After watching the news she put a frozen pizza into the oven and, after due deliberation, a DVD into the player, then settled back to watch the first season of THE MAN FROM ALPHA ONE. Again.
Edith had been first in line to buy the box set when it had first come out. ALPHA ONE was her very favorite show and before the DVDs were available she watched every episode broadcast, no matter if she had to stay up half the night to catch an early-morning rerun. She had held her breath until the news was official that the series had been renewed for a second season. During the summer hiatus she had watched the DVDs of the first season until she knew every move, every line of dialogue, every slight mistake.
THE MAN FROM ALPHA ONE was the story of a man without a name and an uncanny ability to prevent crime. It was never clear if he were some sort of alien or an agent for a super-secret federal agency or something else, but he had unlimited resources and the ability to talk or fight his way out of every situation. He had a sometimes enemy, sometimes sidekick, a scarred and brutal-looking man with the single name of Talon who had the annoying habit of turning up just when needed. The show’s premise was silly, even to Edith’s uncritical eye, but she would have watched something much worse just so she could look at the star, Brick Daniels.
If there were ever a man to make a woman’s heart go pitter patter, it was Brick Daniels. Tall, well-muscled, and absolutely gorgeous, Brick Daniels looked like he had escaped from the cover of one of the romance novels Edith loved to read. Edith went to sleep every night with fantasies of Brick Daniels, fantasies that were incredibly romantic and on occasion more than slightly pornographic. She had even entered the ‘Win-A-Role on THE MAN FROM ALPHA ONE’ contest, working every night for over two weeks to write the absolutely perfect essay on why she would like to be on the show. Of course, there was no way on earth she’d ever win, but it did give her fantasies a new direction.
In them she fought alongside the enigmatic lead, touching his heart to where he at last realized she was the only woman in the world for him and they would live happily ever after. In her fantasies she was slim and beautiful and capable of all kinds of things. Of course Edith realized that Brick Daniels was an actor and that the TV show was fiction, but such realities didn’t affect her fantasies, where the two personalities – actor and role – sort of blended. What went on in her head, Edith decided, was no one’s business but her own.
Episode One was over and Edith had finished her pizza. Minou, accepting that she wasn’t going to get any more bits of cheese, had curled into a sleeping ball against Edith’s leg. Edith was just about to click the menu to watch Episode Two when the telephone rang.
Really, she thought angrily, if this is Tiffany trying to get me come join them I’ll murder her!
“Is this Miss Whiting? Miss Edith Whiting?” asked a cultured male voice that didn’t sound anything like any of the men Tiffany dated. It almost sounded familiar…
Probably, she thought, someone wanting to sell me something ridiculous, like a new car or a time share. Edith hated it when people tried to sell her stuff over her own phone.
“Yes, I’m Edith Whiting. Who’s this?”
“I’m Brick Daniels, and I’m delighted to tell you that you are the winner in the ‘Win-A-Role on THE MAN FROM ALPHA ONE’ contest.”
It seemed as if the floor simply dropped away from under Edith, leaving her floating. She won? This was Brick Daniels – BRICK DANIELS? – really talking to her? She was going to have a role on THE MAN FROM ALPHA ONE? She was going to appear alongside Brick Daniels? Maybe even be kissed…?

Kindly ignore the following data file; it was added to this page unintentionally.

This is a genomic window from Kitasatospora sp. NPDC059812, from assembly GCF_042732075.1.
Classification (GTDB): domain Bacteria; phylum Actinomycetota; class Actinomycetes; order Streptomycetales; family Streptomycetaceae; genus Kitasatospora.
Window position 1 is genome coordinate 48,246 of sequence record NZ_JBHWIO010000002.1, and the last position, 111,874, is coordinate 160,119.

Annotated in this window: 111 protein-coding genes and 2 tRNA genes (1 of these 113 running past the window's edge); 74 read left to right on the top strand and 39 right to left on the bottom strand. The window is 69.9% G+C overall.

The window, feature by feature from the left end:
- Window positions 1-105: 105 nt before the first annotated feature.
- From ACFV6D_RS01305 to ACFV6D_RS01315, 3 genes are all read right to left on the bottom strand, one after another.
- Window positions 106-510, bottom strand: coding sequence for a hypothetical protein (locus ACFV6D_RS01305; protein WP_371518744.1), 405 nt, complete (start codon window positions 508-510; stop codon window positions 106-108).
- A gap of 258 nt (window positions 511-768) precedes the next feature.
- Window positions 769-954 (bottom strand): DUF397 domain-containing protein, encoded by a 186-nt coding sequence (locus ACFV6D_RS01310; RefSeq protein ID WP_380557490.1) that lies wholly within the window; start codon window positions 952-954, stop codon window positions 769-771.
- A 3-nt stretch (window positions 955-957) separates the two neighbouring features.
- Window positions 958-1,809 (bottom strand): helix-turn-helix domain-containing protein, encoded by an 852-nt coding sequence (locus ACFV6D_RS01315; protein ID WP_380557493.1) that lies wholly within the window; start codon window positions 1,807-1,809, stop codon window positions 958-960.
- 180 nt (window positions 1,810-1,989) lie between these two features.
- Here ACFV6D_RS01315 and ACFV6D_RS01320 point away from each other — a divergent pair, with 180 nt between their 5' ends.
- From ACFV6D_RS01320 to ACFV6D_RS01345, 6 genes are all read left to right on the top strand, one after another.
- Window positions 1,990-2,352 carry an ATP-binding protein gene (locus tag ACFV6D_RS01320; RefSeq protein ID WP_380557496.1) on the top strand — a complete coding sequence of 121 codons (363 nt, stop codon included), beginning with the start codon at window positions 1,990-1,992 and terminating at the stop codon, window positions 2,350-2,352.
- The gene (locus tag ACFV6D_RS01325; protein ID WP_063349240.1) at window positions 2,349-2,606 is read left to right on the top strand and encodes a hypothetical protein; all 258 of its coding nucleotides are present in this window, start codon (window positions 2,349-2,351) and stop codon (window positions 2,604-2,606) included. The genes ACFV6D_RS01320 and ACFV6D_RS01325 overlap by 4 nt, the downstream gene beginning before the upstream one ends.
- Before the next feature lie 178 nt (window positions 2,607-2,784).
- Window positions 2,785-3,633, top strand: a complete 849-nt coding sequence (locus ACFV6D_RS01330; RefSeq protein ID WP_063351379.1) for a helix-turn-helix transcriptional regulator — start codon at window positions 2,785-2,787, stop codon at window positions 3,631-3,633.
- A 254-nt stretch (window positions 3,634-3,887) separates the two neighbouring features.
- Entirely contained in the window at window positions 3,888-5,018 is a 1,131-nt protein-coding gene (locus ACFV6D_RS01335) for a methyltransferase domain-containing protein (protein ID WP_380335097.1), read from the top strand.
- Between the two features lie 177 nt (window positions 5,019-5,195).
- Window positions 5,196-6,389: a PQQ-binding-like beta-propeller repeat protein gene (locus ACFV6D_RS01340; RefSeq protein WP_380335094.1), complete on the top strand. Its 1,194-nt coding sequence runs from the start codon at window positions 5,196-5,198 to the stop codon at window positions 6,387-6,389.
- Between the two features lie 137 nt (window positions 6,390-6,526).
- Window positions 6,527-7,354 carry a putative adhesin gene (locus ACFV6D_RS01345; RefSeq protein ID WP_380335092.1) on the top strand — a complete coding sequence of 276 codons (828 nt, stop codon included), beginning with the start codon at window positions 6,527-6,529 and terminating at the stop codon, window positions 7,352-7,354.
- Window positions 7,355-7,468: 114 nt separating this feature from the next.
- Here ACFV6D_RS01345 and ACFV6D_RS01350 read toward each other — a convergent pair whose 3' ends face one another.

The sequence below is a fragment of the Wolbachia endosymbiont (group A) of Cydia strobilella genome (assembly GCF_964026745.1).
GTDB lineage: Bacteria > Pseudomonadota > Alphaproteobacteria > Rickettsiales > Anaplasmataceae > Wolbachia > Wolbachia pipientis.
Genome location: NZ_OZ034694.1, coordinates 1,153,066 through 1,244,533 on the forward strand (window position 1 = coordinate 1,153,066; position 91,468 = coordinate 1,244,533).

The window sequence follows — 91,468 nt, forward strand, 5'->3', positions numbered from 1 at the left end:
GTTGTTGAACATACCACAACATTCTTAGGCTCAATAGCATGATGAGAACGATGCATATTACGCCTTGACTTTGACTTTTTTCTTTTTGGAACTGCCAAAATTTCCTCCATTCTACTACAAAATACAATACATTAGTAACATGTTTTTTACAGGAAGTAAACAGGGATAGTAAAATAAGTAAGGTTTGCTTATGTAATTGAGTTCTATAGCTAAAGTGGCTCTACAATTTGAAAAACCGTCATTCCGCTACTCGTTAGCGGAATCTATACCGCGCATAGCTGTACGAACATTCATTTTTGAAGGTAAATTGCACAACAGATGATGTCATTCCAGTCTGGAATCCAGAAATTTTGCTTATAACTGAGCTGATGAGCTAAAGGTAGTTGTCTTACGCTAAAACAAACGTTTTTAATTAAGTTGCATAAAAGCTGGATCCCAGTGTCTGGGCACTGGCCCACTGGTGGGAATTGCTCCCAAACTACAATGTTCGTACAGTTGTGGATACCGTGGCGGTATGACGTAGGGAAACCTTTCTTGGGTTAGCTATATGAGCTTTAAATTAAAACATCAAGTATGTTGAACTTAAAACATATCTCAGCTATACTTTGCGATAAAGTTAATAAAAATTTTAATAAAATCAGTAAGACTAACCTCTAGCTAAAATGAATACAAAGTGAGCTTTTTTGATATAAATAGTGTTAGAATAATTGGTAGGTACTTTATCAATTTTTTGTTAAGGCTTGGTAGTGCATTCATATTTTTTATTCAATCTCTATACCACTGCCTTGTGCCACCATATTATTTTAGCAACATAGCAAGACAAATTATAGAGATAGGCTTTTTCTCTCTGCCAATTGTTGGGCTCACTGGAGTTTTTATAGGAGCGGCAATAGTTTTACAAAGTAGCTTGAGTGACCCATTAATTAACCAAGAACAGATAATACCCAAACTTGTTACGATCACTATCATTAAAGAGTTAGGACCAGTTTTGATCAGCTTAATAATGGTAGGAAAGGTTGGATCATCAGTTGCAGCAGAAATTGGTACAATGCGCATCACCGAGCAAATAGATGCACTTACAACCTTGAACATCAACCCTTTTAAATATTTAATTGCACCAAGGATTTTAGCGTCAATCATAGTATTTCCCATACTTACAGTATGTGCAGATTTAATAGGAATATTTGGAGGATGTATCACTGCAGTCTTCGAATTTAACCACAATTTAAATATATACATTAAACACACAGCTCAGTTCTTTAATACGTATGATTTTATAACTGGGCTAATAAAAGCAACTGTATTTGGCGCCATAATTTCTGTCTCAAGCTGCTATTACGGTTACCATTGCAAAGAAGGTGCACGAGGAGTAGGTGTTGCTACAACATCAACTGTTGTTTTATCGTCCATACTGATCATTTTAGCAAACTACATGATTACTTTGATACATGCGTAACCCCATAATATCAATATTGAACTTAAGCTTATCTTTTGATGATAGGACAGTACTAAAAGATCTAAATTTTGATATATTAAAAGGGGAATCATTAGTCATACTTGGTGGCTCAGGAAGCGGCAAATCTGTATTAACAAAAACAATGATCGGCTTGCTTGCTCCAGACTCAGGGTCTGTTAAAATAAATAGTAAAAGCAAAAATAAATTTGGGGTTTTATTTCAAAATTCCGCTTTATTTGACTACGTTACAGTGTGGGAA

Reality came back with a slap. No, this had to be a joke. Things like this didn’t happen to people like her. She had been very careful not to tell anyone about entering, just because she knew some of the people at work would tease her unmercifully, but someone must have found out and was having a cruel laugh at her expense.
“Yeah. Sure,” she said, her words dripping with bitterness. “Go play your jokes somewhere else.”
“Really!” the voice crooned. It really did sound like Brick Daniels. Edith knew his voice and whoever this was really was very good. “It’s true. Your answer was the best, and believe me, we received thousands.”
“And thousands and thousands, and out of all of them you chose me. Right. Look, I don’t know who you are, but this isn’t funny. Why don’t you pick on someone of your own size.”
The voice on the other end of the phone sighed. “I was afraid you’d react like this. Normally we’d send a certified letter with the announcement and dates of the Dallas filming, but there were some schedule changes beyond our control and we had to fly in just a few minutes ago.”
Edith remained silent. She knew she should hang up on this sick joker, but somewhere in her mind burned a tiny spark of hope. There was no way Brick Daniels – BRICK DANIELS! – could really be talking to her, but maybe… maybe…
“Look, I don’t blame you for being suspicious, Miss Whiting. It’s very wise of you. What do you say I come and pick you up tomorrow afternoon at two o’clock and we’ll go down to the production office and get things started?”
Smart way to get out of any commitment, Edith thought. Aloud she said, “If you like,” then hung up the phone.
Brick Daniels was going to pick her up tomorrow afternoon.
Yeah, sure.

Janis Susan May is a seventh-generation Texan and a third-generation wordsmith who writes mysteries as Janis Patterson, romances and other things as Janis Susan May, children’s books as Janis Susan Patterson and scholarly works as J.S.M. Patterson.
Formerly an actress and singer, a talent agent and Supervisor of Accessioning for a bio-genetic DNA testing lab, Janis has also been editor-in-chief of two multi-magazine publishing groups. She founded and was the original editor of The Newsletter of the North Texas Chapter of the American Research Center in Egypt, which for the nine years of her reign was the international organization’s only monthly publication. Long interested in Egyptology, she was one of the founders of the North Texas ARCE chapter and was the closing speaker for the ARCE International Conference in Boston in 2005.
Janis and her husband live in Texas with an assortment of rescued furbabies.


  1. I wouldn't believe a phone call from a stranger either...but I'm really pulling for Edith!